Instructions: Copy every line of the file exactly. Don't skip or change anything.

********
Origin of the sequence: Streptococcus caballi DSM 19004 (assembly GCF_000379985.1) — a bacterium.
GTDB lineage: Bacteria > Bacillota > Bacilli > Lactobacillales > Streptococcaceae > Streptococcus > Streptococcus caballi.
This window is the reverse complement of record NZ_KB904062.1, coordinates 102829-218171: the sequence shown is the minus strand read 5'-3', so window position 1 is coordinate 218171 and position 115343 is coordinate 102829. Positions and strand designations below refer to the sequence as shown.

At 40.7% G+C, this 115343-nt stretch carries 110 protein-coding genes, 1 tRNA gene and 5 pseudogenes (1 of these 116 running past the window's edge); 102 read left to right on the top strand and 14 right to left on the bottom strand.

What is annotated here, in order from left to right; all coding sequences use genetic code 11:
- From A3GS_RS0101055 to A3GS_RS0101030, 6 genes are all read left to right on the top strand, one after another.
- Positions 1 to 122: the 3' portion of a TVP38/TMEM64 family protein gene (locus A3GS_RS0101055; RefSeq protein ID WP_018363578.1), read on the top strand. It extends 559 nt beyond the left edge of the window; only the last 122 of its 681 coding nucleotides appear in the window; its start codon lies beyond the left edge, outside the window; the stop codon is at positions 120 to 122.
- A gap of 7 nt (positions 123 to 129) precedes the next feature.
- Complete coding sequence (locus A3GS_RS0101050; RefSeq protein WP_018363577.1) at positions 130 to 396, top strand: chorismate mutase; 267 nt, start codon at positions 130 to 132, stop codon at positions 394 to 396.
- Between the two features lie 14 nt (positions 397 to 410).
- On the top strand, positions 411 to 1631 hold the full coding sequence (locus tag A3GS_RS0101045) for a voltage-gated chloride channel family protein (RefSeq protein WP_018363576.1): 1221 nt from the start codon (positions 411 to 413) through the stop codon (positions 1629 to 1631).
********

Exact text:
Origin of the sequence: Streptococcus caballi DSM 19004 (assembly GCF_000379985.1) — a bacterium.
GTDB lineage: Bacteria > Bacillota > Bacilli > Lactobacillales > Streptococcaceae > Streptococcus > Streptococcus caballi.
This window is the reverse complement of record NZ_KB904062.1, coordinates 102829-218171: the sequence shown is the minus strand read 5'-3', so window position 1 is coordinate 218171 and position 115343 is coordinate 102829. Positions and strand designations below refer to the sequence as shown.

At 40.7% G+C, this 115343-nt stretch carries 110 protein-coding genes, 1 tRNA gene and 5 pseudogenes (1 of these 116 running past the window's edge); 102 read left to right on the top strand and 14 right to left on the bottom strand.

What is annotated here, in order from left to right; all coding sequences use genetic code 11:
- From A3GS_RS0101055 to A3GS_RS0101030, 6 genes are all read left to right on the top strand, one after another.
- Positions 1 to 122: the 3' portion of a TVP38/TMEM64 family protein gene (locus A3GS_RS0101055; RefSeq protein ID WP_018363578.1), read on the top strand. It extends 559 nt beyond the left edge of the window; only the last 122 of its 681 coding nucleotides appear in the window; its start codon lies beyond the left edge, outside the window; the stop codon is at positions 120 to 122.
- A gap of 7 nt (positions 123 to 129) precedes the next feature.
- Complete coding sequence (locus A3GS_RS0101050; RefSeq protein WP_018363577.1) at positions 130 to 396, top strand: chorismate mutase; 267 nt, start codon at positions 130 to 132, stop codon at positions 394 to 396.
- Between the two features lie 14 nt (positions 397 to 410).
- On the top strand, positions 411 to 1631 hold the full coding sequence (locus tag A3GS_RS0101045) for a voltage-gated chloride channel family protein (RefSeq protein WP_018363576.1): 1221 nt from the start codon (positions 411 to 413) through the stop codon (positions 1629 to 1631).